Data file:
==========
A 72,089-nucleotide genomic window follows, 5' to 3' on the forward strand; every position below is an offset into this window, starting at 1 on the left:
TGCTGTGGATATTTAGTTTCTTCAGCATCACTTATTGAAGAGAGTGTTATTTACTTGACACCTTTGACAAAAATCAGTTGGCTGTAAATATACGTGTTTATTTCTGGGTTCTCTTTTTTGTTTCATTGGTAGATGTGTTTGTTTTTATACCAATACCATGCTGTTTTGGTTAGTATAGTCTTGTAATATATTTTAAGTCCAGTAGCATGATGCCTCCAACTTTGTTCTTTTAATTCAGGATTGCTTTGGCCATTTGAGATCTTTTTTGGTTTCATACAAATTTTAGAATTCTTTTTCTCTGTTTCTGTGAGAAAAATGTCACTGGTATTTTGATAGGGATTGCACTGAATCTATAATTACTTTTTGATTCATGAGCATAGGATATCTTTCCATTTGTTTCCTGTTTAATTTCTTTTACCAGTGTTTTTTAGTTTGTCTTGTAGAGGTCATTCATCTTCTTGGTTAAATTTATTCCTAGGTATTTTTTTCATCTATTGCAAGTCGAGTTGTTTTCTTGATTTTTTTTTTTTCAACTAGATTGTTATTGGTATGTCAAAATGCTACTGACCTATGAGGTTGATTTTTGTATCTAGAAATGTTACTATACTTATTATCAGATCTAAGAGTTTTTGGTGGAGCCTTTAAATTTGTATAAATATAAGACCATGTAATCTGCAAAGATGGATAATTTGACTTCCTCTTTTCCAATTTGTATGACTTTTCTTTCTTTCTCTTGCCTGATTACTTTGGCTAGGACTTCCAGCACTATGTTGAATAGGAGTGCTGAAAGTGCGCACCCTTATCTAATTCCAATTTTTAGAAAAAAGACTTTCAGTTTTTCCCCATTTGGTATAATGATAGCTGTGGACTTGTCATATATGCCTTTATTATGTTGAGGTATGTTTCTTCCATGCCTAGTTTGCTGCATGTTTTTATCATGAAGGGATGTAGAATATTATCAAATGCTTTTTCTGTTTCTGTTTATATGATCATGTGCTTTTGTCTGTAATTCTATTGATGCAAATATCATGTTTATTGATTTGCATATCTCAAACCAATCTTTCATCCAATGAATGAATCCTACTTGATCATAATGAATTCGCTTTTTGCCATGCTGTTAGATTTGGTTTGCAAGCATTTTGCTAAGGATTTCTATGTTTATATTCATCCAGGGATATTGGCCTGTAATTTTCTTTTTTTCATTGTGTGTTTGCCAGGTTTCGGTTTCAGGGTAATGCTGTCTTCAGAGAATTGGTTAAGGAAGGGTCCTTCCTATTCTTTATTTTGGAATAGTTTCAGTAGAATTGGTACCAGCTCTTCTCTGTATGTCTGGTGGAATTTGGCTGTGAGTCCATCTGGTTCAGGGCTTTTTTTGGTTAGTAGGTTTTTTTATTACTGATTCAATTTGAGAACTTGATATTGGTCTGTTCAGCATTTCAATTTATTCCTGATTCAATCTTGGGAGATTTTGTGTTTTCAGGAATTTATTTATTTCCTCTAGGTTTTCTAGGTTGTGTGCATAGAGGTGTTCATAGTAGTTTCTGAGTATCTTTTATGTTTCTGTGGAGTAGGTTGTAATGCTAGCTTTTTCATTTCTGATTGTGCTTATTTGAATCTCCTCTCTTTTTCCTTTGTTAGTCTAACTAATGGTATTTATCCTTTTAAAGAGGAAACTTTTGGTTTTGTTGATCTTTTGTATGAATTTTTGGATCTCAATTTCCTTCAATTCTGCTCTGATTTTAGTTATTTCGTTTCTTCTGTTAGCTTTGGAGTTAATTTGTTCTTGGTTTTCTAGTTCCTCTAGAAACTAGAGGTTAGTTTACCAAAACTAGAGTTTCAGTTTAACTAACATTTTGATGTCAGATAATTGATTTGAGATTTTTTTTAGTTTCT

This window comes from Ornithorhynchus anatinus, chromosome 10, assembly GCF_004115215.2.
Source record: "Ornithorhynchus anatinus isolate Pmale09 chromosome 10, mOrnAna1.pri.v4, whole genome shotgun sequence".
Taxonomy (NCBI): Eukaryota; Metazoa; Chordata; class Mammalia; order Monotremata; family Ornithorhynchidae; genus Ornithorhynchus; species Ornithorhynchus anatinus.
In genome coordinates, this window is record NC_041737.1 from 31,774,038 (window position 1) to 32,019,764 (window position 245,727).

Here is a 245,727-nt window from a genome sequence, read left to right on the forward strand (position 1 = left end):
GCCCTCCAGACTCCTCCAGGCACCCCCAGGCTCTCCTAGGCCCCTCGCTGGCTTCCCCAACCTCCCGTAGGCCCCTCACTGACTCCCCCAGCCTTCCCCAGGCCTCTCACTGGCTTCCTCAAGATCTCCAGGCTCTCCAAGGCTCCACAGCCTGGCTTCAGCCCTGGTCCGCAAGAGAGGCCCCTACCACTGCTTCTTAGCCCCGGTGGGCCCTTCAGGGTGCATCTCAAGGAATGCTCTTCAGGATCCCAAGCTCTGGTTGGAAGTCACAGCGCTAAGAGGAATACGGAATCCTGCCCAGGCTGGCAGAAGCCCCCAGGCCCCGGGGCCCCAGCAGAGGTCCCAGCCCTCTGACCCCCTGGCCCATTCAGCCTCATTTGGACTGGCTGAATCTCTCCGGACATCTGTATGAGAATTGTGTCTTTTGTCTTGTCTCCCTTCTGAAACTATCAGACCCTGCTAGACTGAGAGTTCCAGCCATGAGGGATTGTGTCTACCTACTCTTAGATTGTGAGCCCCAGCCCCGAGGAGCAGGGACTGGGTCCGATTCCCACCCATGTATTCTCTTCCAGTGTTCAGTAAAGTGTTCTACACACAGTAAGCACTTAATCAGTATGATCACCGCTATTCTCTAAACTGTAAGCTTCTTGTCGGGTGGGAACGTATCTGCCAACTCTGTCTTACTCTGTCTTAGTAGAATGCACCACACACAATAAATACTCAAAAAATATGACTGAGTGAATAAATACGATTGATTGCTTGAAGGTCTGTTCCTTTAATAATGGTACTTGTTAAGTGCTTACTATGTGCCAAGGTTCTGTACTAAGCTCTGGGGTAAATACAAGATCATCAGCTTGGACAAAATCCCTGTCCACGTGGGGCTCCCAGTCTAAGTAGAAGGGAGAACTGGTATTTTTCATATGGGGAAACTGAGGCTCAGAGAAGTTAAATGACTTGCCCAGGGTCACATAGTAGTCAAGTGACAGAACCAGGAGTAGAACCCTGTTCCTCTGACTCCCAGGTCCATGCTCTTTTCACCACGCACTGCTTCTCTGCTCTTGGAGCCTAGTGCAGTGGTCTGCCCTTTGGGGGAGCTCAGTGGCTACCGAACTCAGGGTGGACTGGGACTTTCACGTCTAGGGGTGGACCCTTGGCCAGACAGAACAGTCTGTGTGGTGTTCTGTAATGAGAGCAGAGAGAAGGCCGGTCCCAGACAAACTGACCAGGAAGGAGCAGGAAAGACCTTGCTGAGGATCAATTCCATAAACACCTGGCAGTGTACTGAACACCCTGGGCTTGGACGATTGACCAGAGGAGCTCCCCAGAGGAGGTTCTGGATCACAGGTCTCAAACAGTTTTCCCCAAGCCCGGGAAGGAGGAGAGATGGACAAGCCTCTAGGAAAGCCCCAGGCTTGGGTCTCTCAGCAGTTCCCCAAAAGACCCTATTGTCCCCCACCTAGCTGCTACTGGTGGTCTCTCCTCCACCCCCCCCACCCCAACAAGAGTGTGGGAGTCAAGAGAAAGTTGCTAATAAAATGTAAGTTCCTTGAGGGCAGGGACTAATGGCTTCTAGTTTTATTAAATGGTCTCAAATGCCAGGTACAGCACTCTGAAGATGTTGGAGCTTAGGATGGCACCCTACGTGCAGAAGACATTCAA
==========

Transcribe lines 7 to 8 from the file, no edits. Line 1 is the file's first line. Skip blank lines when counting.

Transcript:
Here is a 245,727-nt window from a genome sequence, read left to right on the forward strand (position 1 = left end):
GCCCTCCAGACTCCTCCAGGCACCCCCAGGCTCTCCTAGGCCCCTCGCTGGCTTCCCCAACCTCCCGTAGGCCCCTCACTGACTCCCCCAGCCTTCCCCAGGCCTCTCACTGGCTTCCTCAAGATCTCCAGGCTCTCCAAGGCTCCACAGCCTGGCTTCAGCCCTGGTCCGCAAGAGAGGCCCCTACCACTGCTTCTTAGCCCCGGTGGGCCCTTCAGGGTGCATCTCAAGGAATGCTCTTCAGGATCCCAAGCTCTGGTTGGAAGTCACAGCGCTAAGAGGAATACGGAATCCTGCCCAGGCTGGCAGAAGCCCCCAGGCCCCGGGGCCCCAGCAGAGGTCCCAGCCCTCTGACCCCCTGGCCCATTCAGCCTCATTTGGACTGGCTGAATCTCTCCGGACATCTGTATGAGAATTGTGTCTTTTGTCTTGTCTCCCTTCTGAAACTATCAGACCCTGCTAGACTGAGAGTTCCAGCCATGAGGGATTGTGTCTACCTACTCTTAGATTGTGAGCCCCAGCCCCGAGGAGCAGGGACTGGGTCCGATTCCCACCCATGTATTCTCTTCCAGTGTTCAGTAAAGTGTTCTACACACAGTAAGCACTTAATCAGTATGATCACCGCTATTCTCTAAACTGTAAGCTTCTTGTCGGGTGGGAACGTATCTGCCAACTCTGTCTTACTCTGTCTTAGTAGAATGCACCACACACAATAAATACTCAAAAAATATGACTGAGTGAATAAATACGATTGATTGCTTGAAGGTCTGTTCCTTTAATAATGGTACTTGTTAAGTGCTTACTATGTGCCAAGGTTCTGTACTAAGCTCTGGGGTAAATACAAGATCATCAGCTTGGACAAAATCCCTGTCCACGTGGGGCTCCCAGTCTAAGTAGAAGGGAGAACTGGTATTTTTCATATGGGGAAACTGAGGCTCAGAGAAGTTAAATGACTTGCCCAGGGTCACATAGTAGTCAAGTGACAGAACCAGGAGTAGAACCCTGTTCCTCTGACTCCCAGGTCCATGCTCTTTTCACCACGCACTGCTTCTCTGCTCTTGGAGCCTAGTGCAGTGGTCTGCCCTTTGGGGGAGCTCAGTGGCTACCGAACTCAGGGTGGACTGGGACTTTCACGTCTAGGGGTGGACCCTTGGCCAGACAGAACAGTCTGTGTGGTGTTCTGTAATGAGAGCAGAGAGAAGGCCGGTCCCAGACAAACTGACCAGGAAGGAGCAGGAAAGACCTTGCTGAGGATCAATTCCATAAACACCTGGCAGTGTACTGAACACCCTGGGCTTGGACGATTGACCAGAGGAGCTCCCCAGAGGAGGTTCTGGATCACAGGTCTCAAACAGTTTTCCCCAAGCCCGGGAAGGAGGAGAGATGGACAAGCCTCTAGGAAAGCCCCAGGCTTGGGTCTCTCAGCAGTTCCCCAAAAGACCCTATTGTCCCCCACCTAGCTGCTACTGGTGGTCTCTCCTCCACCCCCCCCACCCCAACAAGAGTGTGGGAGTCAAGAGAAAGTTGCTAATAAAATGTAAGTTCCTTGAGGGCAGGGACTAATGGCTTCTAGTTTTATTAAATGGTCTCAAATGCCAGGTACAGCACTCTGAAGATGTTGGAGCTTAGGATGGCACCCTACGTGCAGAAGACATTCAA